(photo credit: Dan Forges)
The Israel Symphony Orchestra Rishon Lezion, which also serves as the
orchestra of the Israeli Opera, opens the 2012-2013 season in its home
city of Rishon Lezion and in Tel Aviv. Participating in the rich and
varied program are a number of excellent soloists and conductors, such
as worldrenowned cellist Nathaly Klein from London, Israeli
pianist/conductor David Greailsammer, pianist Daniil Trifonov, violist
Gilad Karni and conductor Paolo Olmi.
Music director and
principal conductor of the Israel Symphony Orchestra Rishon Lezion Dan
Ettinger, one of the most successful Israeli conductors of the young
generation, spoke to The Jerusalem Post about the new season.
spending five years at the Staatsoper Unter den Linde, where he first
was the assistant to maestro Daniel Barenboim and then served as the
kapellmeister, Ettinger currently serves as the general music director
of the Nationaltheater Mannheim and chief conductor of the Tokyo
In addition, he appears as a guest
conductor at some of the world’s best opera theaters, such as the
Metropolitan Opera of New York and Covent Garden in London..
me, it is important to have an orchestra of my own,” says Ettinger in a
phone interview from Mannheim. “As Sir John Barbirolli said at the
beginning of his conducting career, it is very easy to conduct the
world’s best orchestras, but working for years with the same orchestra,
which is not as great, you can achieve far better results.
important thing, which I heard from my mentor maestro Daniel Barenboim
and which I have realized only now. is that it takes about 10 years of
conducting and learning from orchestras to reach a kind of maturity. It
is the ultimate artistic satisfaction to reach an understanding with the
orchestra that you’ve been working with for years, so that it plays in
your individual style – the one that you developed yourself.”
Rishon Lezion Orchestra undoubtedly benefits from having a young and
vigorous conductor of international stature on its podium.
knows that it is not that easy to bring soloists and conductors to
Israel. Here, musicians earn significantly less than in other places, so
to come here they need additional reasons, which could be artistic or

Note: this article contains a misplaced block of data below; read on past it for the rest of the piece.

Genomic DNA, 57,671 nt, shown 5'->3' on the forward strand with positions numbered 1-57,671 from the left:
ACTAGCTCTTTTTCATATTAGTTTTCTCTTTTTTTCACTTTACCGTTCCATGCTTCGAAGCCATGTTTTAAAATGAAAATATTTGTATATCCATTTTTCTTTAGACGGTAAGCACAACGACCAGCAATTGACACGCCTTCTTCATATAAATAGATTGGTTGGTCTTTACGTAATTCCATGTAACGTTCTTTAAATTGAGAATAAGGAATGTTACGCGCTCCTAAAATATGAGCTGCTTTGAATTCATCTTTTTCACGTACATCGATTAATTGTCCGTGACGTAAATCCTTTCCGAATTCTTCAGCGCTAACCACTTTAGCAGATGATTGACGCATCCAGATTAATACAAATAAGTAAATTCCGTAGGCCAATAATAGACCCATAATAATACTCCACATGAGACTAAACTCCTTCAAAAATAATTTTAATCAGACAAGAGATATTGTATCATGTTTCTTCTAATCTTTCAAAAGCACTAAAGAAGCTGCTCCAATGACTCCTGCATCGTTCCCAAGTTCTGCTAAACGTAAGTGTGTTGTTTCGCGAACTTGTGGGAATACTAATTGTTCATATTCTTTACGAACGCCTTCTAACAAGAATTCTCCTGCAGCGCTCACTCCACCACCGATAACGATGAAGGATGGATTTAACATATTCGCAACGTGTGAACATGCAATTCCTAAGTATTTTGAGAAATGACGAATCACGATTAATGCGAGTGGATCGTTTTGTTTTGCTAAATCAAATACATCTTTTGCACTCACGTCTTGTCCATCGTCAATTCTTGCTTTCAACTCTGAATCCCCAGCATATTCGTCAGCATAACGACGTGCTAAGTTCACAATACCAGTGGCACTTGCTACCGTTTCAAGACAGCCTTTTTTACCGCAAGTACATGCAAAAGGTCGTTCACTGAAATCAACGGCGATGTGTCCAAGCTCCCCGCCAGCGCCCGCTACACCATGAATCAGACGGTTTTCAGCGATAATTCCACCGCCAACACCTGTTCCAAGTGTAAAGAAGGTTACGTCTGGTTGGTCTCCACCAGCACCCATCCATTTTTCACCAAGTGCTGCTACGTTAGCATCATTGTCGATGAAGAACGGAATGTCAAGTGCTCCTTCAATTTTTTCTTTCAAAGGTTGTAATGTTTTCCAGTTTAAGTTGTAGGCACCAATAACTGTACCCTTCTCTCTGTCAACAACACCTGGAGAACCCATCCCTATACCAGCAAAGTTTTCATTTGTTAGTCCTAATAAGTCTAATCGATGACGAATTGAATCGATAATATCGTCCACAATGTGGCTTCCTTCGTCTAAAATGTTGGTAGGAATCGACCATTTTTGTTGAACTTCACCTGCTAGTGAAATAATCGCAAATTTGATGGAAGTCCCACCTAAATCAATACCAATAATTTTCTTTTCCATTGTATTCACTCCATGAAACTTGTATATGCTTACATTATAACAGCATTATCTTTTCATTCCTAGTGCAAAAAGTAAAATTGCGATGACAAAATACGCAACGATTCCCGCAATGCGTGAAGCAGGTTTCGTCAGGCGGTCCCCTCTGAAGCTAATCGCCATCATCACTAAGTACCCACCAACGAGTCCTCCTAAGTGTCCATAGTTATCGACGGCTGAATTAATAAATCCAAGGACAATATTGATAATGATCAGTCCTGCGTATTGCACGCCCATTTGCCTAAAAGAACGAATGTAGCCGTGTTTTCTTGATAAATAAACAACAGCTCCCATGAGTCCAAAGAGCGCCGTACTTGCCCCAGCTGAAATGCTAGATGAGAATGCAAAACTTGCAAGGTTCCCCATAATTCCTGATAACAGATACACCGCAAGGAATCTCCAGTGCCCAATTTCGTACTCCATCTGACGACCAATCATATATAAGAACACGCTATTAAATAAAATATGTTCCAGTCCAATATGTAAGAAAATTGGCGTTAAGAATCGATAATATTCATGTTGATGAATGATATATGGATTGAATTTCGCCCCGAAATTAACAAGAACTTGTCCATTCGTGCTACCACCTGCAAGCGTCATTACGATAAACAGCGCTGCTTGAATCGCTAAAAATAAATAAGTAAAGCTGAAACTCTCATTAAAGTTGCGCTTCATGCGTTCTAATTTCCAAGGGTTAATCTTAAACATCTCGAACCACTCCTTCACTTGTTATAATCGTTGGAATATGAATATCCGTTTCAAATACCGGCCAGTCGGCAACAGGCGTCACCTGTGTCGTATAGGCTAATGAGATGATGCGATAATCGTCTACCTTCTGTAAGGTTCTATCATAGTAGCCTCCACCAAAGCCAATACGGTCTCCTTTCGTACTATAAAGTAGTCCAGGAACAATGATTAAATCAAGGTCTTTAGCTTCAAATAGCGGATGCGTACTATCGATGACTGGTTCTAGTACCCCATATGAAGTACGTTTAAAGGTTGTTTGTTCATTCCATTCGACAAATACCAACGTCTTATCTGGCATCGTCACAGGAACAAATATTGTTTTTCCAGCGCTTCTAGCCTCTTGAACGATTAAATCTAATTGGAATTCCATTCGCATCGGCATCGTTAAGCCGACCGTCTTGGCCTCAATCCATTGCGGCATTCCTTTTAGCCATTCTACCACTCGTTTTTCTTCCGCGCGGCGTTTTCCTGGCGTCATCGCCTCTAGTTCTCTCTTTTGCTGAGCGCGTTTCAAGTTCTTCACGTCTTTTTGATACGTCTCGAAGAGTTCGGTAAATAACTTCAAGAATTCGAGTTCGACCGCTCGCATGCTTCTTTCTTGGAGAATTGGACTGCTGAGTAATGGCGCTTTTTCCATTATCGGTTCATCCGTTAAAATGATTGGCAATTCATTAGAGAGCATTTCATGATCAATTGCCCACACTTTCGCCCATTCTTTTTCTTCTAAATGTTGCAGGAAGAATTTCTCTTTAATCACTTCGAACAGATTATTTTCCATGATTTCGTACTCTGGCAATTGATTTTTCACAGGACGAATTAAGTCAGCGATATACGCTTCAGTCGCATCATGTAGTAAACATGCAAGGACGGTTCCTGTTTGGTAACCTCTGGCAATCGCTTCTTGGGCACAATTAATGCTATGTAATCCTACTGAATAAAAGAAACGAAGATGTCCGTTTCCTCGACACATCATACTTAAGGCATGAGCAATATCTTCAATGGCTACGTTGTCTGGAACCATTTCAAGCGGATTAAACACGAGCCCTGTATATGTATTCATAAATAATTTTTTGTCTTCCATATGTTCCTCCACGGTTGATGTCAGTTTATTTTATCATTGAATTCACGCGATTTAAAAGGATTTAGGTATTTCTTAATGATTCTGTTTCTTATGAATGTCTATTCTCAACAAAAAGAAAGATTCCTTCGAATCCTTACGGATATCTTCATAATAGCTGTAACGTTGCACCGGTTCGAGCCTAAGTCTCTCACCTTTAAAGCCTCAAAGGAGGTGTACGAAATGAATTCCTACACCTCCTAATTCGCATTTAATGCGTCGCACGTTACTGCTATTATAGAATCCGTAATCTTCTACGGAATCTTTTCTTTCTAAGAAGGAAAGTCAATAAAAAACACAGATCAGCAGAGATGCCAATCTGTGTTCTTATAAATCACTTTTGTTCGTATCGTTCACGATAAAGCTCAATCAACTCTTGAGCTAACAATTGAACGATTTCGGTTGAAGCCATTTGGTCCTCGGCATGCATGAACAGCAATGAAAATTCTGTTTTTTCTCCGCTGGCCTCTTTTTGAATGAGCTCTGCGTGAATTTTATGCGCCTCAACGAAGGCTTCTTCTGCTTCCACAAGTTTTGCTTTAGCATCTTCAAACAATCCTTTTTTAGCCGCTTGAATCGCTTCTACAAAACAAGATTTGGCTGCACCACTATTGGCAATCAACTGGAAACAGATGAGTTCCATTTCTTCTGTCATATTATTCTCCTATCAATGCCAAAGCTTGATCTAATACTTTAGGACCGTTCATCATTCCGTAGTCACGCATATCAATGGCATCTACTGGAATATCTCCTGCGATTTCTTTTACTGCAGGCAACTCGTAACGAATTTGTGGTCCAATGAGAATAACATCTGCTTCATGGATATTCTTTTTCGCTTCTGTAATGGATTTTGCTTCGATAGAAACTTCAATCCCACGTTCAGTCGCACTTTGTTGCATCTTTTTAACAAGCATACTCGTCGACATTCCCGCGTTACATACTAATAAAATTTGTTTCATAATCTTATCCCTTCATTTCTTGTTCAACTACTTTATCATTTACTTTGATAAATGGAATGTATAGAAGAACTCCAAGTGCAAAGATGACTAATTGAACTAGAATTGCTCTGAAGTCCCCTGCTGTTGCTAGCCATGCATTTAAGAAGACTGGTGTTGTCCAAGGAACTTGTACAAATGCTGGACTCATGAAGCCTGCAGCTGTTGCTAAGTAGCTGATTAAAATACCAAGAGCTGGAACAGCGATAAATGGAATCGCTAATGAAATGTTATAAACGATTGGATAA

personal reasons or maybe their Jewish roots. Anyway, creating a
season’s program takes about eight moths of intensive work, which starts
from scratch and requires discussions with the orchestra’s management
and various advisors,” he says.
Ettinger explains that the program is basically built on popular pieces.
is no secret that a substantial part of the audience comes to hear
familiar music. There is nothing wrong with that, and we don’t try to
fight it. We have no problem performing Mozart’s 41st Symphony or the
8th by Dvorak or Tchaikovsky’s 4th because this is a great music. But in
between, we play pieces that have not been performed for a long time or
not at all, like The Planets by Holst.”
As always, the season
program features vocal pieces. “I will not be at the opening concert,
and I really envy the conductor Paolo Olmi, who will lead Puccini’s
Missa di Gloria,” says Ettinger.
He stresses that in addition to familiar pieces, there also are challenging ones, such as a piece by Ligeti.
“We challenge and maybe even educate our audience, and we hope that maybe that will stop fearing contemporary music.”
orchestra’s program also includes pieces by local composers, this time
by two veteran composers, Shimon Cohen and Menahem Tzur.
year, Tzur is celebrating his 70th birthday, so for this occasion his
concertino for a quartet of saxophones and orchestra will be performed. I
will be conducting the evening, and I am really curious to hear how
this unusual combination will sound!” For the full program, visit www.isorchestra.co.il